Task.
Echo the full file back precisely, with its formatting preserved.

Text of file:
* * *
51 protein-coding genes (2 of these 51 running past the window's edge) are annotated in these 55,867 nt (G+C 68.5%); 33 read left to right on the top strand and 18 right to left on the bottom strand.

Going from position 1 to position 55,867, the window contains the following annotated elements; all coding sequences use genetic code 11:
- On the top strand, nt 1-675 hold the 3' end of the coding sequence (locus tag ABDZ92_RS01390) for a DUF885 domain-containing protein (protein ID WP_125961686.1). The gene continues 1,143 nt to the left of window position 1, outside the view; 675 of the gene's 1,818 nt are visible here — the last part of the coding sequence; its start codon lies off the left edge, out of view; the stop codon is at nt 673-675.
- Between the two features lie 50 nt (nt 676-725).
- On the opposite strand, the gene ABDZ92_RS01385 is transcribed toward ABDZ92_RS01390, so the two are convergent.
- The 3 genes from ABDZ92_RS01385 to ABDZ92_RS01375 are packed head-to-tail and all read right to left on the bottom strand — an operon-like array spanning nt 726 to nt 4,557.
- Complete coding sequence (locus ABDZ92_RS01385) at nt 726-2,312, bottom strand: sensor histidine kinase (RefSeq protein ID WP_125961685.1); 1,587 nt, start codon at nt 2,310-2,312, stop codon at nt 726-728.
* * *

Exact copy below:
51 protein-coding genes (2 of these 51 running past the window's edge) are annotated in these 55,867 nt (G+C 68.5%); 33 read left to right on the top strand and 18 right to left on the bottom strand.

Going from position 1 to position 55,867, the window contains the following annotated elements; all coding sequences use genetic code 11:
- On the top strand, nt 1-675 hold the 3' end of the coding sequence (locus tag ABDZ92_RS01390) for a DUF885 domain-containing protein (protein ID WP_125961686.1). The gene continues 1,143 nt to the left of window position 1, outside the view; 675 of the gene's 1,818 nt are visible here — the last part of the coding sequence; its start codon lies off the left edge, out of view; the stop codon is at nt 673-675.
- Between the two features lie 50 nt (nt 676-725).
- On the opposite strand, the gene ABDZ92_RS01385 is transcribed toward ABDZ92_RS01390, so the two are convergent.
- The 3 genes from ABDZ92_RS01385 to ABDZ92_RS01375 are packed head-to-tail and all read right to left on the bottom strand — an operon-like array spanning nt 726 to nt 4,557.
- Complete coding sequence (locus ABDZ92_RS01385) at nt 726-2,312, bottom strand: sensor histidine kinase (RefSeq protein ID WP_125961685.1); 1,587 nt, start codon at nt 2,310-2,312, stop codon at nt 726-728.